‘We need to calm things down’
Bennett in Aus

‘We need to calm things down’

Bennett described tensions over proposed new religious laws and changes to the judicial system as the most profound social crisis in Israel's history.

Former Israeli PM Naftali Bennett in conversation with Jeremy Leibler at the UIA gala event in Melbourne. 
Photo: Peter Haskin
Former Israeli PM Naftali Bennett in conversation with Jeremy Leibler at the UIA gala event in Melbourne. Photo: Peter Haskin

ADDRESSING more than 800 guests at the United Israel Appeal (UIA) Melbourne gala event on Tuesday, Naftali Bennett, in a podium interview with Jeremy Leibler, was asked by the Zionist Federation of Australia president if he thought Iran is Israel’s greatest threat.

The former Israeli PM might have surprised some in the audience with his response: “The greatest threat is domestic division – more than Iran.”

Bennett has described tensions over proposed new religious laws and changes to the judicial system as the most profound social crisis in Israel’s history and “a 100 per cent self-inflicted mess”.

The 2021-22 PM, who also addressed UIA events in Sydney and Perth, spoke to Leibler about “a battle between two groups, and unfortunately some people are working hard to create the division between those two groups, those two ‘tribes'”.

“I hate the terminology but I’ll use it – there’s ‘first Israel’, let’s call it Ashkenazi, secular … in the Tel Aviv area … and ‘second Israel’, which are typically Likud, Shas, Charedim, in many cases lower incomes.

“Somebody has been pitting these two groups against each other and there’s a lot of resentment and anger, and primarily anxiety and fear. People are afraid on both sides.”

He described the arguments over changes to the judicial system as “a manifestation” of these divisions. Although the judicial system “has flaws” – and the high court has been overused as “a higher second opinion” against Knesset lawmakers – Israel’s Supreme Court should be able to continue ruling against laws that contravene the Basic Law, he said.

About planned new religious legislation, he stated, “Judaism is not about coercion … What we really need to do is just calm things down.”

Taking a historic view, Bennett said Israel’s first and second commonwealths had respectively not survived 70 and 80 years, torn apart by internal rifts, and “the Jewish people have never crossed the 10th decade as a Jewish sovereign and united state. This time we darn well will”.

Iran’s threat comprises a nuclear and a terrorist aspect, he said. As to the nuclear threat, “We are on it,” he assured. As to terrorism, Iran runs a proxy network of arming Hezbollah, and other groups in Syria and Gaza. “Those proxies bring havoc and terror, those arms envelop Israel like an octopus … [The Tehran regime] sit one thousand miles away and we shed blood on our borders.” But Israel has adopted what he termed “the octopus doctrine – don’t fight the arms … go for the head”.

When, for example, a drone base in Iran was destroyed and a terrorist commander in Tehran was eliminated, it sent a powerful message to the Iranian regime, he said.

After war broke out in Ukraine 12 months ago, Israel was caught “between a rock and a hard place”, said Bennett. His government wanted to assist Ukraine but feared retaliation from Moscow against Jewish communities in Ukraine and Russia, and Russian ground-to-air missiles being deployed against Israeli fighter jets keeping the Syrian war from Israel’s border.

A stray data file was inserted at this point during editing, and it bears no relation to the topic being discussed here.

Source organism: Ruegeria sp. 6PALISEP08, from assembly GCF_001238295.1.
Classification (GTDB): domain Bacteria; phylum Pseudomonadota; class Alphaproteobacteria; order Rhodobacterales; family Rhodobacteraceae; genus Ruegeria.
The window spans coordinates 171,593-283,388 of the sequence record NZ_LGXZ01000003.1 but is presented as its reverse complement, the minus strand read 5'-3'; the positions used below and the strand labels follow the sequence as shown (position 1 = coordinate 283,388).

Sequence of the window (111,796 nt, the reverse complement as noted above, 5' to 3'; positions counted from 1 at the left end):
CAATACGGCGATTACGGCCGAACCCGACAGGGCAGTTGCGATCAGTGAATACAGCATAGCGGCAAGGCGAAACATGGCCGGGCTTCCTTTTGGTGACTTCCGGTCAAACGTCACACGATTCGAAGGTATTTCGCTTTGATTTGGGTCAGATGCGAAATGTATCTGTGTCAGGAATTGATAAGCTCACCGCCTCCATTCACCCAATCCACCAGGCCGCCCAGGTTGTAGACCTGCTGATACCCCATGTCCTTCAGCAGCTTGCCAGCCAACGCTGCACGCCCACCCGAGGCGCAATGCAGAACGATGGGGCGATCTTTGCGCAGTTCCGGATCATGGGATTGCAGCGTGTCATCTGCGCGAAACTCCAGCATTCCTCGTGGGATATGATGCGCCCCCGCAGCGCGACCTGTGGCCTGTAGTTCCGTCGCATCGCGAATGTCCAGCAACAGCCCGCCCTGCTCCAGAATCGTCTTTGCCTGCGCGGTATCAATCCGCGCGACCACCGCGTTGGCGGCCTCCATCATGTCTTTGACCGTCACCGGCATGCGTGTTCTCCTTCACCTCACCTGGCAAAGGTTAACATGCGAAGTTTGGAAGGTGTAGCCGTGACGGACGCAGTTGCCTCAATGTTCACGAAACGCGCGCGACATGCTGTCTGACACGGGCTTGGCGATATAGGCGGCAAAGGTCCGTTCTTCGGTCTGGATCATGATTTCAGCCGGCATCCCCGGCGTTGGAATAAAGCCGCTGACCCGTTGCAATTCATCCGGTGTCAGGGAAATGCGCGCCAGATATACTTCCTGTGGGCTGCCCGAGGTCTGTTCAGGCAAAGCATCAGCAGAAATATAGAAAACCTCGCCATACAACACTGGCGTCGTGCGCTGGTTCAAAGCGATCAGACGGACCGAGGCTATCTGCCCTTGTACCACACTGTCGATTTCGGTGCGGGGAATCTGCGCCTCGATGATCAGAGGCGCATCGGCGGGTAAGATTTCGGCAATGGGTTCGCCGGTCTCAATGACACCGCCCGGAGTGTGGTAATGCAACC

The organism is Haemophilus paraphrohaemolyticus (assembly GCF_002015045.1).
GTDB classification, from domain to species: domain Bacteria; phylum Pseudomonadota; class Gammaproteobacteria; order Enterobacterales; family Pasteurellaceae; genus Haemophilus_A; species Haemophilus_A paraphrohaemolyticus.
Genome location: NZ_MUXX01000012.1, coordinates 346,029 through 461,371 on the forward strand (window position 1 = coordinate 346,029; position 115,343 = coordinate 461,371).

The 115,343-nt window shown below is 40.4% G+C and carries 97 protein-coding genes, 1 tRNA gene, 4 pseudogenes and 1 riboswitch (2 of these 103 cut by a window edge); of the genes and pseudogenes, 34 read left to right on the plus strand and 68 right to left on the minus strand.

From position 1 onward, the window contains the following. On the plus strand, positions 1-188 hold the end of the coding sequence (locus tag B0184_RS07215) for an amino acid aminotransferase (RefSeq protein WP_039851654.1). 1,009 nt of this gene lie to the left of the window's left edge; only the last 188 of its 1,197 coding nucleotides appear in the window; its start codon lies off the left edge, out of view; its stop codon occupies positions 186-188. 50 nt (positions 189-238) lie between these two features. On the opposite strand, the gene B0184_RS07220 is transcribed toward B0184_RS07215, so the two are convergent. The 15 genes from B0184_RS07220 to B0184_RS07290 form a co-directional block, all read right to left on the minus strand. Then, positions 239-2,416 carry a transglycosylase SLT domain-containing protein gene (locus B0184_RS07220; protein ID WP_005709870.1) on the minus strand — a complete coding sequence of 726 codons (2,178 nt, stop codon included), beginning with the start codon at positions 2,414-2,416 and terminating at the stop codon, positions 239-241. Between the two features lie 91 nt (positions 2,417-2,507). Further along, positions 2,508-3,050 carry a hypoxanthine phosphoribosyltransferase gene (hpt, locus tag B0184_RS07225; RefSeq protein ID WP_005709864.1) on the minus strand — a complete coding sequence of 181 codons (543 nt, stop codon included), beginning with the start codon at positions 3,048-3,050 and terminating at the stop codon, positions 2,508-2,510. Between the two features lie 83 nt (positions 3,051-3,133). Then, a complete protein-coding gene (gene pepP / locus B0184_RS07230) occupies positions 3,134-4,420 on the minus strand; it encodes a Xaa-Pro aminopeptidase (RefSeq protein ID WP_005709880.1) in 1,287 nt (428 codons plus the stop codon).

But he reminded his audience that Israel was the first country to set up a field hospital in war-torn Ukraine. As a mediator between Vladimir Putin and Ukrainian President Volodymyr Zelensky, Bennett secured a commitment from the Russian President not to have his Ukrainian counterpart killed. Israel has interceded with the Kremlin to spare the lives of mayors in key Ukrainian cities.

Bennett said his coalition government uniquely straddled “right and left, religious and secular, Jews and Arabs”. Although he “harboured hesitancy”, he brought MK Mansour Abbas of the Islamist Ra’am party into the government and met with him in the Knesset.

The ex-PM described his government as “one of the most effective in Israel’s history”, battling street violence between Israeli Jews and Arabs and the COVID crisis. The deficit was reduced and calm was restored on Israel’s southern border. “A unity government is now the only way forward,” he said.

UIA Victoria shaliach Daniel Tuksar related his journey from war-ravaged Yugoslavia to the US and to Israel in the 1990s.

New UIA Victoria president Peter Horovitz declared, “In a world where it’s come to mean something negative, I am a staunch Zionist.” He described Israeli democracy as “sometimes flawed but always robust”.

In Israel’s 75th year, Horovitz called on supporters to dig deeper than ever before – and to underscore his rallying call, former Ukrainian Jew Diana Bukhman, a guest of the UIA event, detailed her harrowing escape when war broke out in her homeland a year ago.

For Bukhman, 5am on February 24, 2022 is etched in her psyche as the hour the war began. Her mother urged her to make aliyah for the sake of her two young children. After a frightening journey to the Romanian border, during which Bukhman lay over her children to protect them during a bombing raid, they arrived at the Jewish Agency in Bucharest, before flying to Israel on March 9.

At Ben-Gurion airport, their group was greeted by UIA personnel with gifts and sweets for the children and taken to a Jerusalem hotel. She says she misses her parents deeply, but she and her children now have an apartment, the kids go to school and she attends a Hebrew ulpan.

Thanking UIA, Bukhman urged her audience, “Consider for one second, what would happen if it was you or your family who needed that help.”

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